While a huge chunk of the poem shows the boy following his dad around the field while he plows, there are some subtler forms of following going on, too. We see the speaker literally follow his dad, but he also makes it pretty clear that he wants to be like him when he grows up—to follow in his footsteps and take the same path in life, probably to become a skilled farmer like him. While that doesn't seem to happen (maybe he does end up being like the old man in some ways, but he doesn't become a farmer), the end of the poem flips the script: the roles are reversed, and the father now follows the son around.
Lines 10–12: Our speaker has got to be following his dad pretty closely in order to see him squinting carefully at the ground. He's giving his dad the hawk eye in a serious way. He doesn't want to miss a thing.
Line 13: This is a good example of the boy literally following his dad around, and figuratively trying to keep up with him. Literally we can see him bumbling around the chunks of sod and struggling to keep up. But we can also see that he "stumbles" in trying to grow up to be just like his father. He's never the crazy skilled farmer that his dad is, and never will be. He'll always be stumbling in that regard.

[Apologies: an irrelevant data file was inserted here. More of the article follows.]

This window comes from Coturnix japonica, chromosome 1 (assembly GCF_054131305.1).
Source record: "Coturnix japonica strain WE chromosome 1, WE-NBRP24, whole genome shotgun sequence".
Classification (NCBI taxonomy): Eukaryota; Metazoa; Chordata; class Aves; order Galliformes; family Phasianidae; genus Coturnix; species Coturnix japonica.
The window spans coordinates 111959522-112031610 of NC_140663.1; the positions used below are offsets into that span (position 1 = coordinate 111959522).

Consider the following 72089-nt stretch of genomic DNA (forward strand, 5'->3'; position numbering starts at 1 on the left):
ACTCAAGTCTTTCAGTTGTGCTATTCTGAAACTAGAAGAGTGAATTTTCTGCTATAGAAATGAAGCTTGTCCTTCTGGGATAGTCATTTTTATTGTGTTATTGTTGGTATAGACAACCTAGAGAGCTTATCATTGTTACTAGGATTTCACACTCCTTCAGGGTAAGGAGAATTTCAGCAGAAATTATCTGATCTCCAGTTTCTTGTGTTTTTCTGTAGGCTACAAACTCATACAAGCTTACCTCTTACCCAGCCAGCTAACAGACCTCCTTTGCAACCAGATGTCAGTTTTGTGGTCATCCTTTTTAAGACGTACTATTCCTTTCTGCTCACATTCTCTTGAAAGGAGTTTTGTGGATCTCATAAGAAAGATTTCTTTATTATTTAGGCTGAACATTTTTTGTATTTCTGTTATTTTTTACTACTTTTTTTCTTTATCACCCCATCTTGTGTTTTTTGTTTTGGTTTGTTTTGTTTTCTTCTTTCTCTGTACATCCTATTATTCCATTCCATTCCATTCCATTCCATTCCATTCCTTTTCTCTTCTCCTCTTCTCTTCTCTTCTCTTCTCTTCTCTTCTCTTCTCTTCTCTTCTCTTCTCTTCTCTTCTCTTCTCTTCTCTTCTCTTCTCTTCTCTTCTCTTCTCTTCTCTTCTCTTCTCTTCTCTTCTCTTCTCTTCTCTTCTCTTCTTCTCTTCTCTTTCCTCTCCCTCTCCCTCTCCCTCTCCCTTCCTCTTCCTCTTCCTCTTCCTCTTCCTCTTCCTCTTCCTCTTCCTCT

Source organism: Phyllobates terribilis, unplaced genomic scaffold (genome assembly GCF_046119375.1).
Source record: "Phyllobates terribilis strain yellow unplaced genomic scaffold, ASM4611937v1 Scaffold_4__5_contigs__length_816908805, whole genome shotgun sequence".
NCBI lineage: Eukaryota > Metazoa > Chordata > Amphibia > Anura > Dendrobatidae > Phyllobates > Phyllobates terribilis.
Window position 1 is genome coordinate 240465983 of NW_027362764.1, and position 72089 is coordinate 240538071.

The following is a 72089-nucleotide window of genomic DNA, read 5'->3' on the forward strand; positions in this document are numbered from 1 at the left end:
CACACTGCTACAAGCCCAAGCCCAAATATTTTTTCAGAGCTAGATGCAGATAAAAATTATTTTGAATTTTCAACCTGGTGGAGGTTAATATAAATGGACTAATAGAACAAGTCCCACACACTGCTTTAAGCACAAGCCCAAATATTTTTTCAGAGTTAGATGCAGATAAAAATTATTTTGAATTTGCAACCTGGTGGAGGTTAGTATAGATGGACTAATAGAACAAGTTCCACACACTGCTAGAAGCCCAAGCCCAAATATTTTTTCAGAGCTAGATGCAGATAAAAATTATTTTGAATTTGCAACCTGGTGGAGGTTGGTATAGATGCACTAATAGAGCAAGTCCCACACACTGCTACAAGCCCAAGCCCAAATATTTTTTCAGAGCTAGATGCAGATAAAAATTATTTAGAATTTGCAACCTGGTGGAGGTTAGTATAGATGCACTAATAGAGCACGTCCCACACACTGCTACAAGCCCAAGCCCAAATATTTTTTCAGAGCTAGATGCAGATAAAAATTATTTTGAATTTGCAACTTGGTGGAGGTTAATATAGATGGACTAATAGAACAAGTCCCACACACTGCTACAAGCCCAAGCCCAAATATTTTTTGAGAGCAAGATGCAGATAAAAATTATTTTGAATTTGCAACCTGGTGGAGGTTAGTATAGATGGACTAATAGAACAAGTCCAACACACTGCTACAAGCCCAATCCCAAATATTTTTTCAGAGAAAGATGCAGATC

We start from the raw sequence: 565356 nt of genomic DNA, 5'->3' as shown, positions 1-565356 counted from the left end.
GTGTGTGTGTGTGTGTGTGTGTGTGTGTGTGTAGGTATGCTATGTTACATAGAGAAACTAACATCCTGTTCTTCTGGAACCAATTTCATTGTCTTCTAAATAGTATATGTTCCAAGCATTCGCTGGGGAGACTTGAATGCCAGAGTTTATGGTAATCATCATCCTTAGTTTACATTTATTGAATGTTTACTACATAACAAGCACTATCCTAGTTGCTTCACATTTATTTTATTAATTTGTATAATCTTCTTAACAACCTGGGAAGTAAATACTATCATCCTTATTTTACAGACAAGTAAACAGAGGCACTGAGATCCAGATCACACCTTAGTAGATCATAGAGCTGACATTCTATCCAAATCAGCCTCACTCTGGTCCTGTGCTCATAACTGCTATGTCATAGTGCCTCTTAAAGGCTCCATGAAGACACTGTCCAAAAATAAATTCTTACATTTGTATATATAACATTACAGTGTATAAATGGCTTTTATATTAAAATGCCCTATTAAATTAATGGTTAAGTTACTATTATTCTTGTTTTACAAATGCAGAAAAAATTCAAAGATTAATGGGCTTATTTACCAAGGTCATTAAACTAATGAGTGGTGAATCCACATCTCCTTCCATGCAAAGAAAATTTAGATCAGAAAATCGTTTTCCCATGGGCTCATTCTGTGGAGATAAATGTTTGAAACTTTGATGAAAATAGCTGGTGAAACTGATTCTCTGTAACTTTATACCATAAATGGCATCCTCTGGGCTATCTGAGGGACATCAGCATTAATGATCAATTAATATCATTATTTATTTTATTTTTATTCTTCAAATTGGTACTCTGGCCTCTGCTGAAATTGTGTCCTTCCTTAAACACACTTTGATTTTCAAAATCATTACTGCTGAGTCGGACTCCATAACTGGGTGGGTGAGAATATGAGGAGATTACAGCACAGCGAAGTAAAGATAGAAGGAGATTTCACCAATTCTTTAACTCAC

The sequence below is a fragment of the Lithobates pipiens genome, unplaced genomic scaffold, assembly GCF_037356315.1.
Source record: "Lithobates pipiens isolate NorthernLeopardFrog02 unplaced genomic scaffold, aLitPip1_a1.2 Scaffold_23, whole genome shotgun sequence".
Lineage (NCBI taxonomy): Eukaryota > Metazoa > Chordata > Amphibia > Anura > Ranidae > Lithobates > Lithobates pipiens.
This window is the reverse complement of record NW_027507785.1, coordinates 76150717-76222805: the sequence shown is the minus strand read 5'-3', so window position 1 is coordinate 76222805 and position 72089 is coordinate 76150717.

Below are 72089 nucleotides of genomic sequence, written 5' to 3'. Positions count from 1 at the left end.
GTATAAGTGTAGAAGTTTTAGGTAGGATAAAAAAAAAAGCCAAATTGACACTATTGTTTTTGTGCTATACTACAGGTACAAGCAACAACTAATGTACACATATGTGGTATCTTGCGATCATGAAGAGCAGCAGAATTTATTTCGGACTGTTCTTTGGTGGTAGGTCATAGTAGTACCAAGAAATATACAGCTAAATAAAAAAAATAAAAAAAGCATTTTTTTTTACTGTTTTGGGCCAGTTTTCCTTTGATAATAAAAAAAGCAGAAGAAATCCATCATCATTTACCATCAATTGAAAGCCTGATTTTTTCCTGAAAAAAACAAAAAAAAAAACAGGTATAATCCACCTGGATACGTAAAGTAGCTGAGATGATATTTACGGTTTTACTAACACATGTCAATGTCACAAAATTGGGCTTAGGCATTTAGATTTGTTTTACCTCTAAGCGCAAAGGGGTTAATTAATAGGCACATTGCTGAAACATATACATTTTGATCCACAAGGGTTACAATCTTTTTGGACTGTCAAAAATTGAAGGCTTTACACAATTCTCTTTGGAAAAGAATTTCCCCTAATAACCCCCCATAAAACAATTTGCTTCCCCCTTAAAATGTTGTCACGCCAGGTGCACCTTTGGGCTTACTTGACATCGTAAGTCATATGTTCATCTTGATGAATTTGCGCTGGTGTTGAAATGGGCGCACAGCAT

Line 17: Oh man, how our speaker would like to be the seed his dad plants that ends up growing into a farmer.
Lines 19–20: Yeah, so it doesn't really work out. Even though he wanted to grow up to be like his dad, he could never really get the farming thing down and lived in the big shadow of his father for a long time.
Lines 22–24: He lived in his shadow for a long time, but these final lines are proof the he finally climbed out of it and found his own patch of sun. Now the father is tagging along in the son's shadow, annoying him in the same way the son used to do.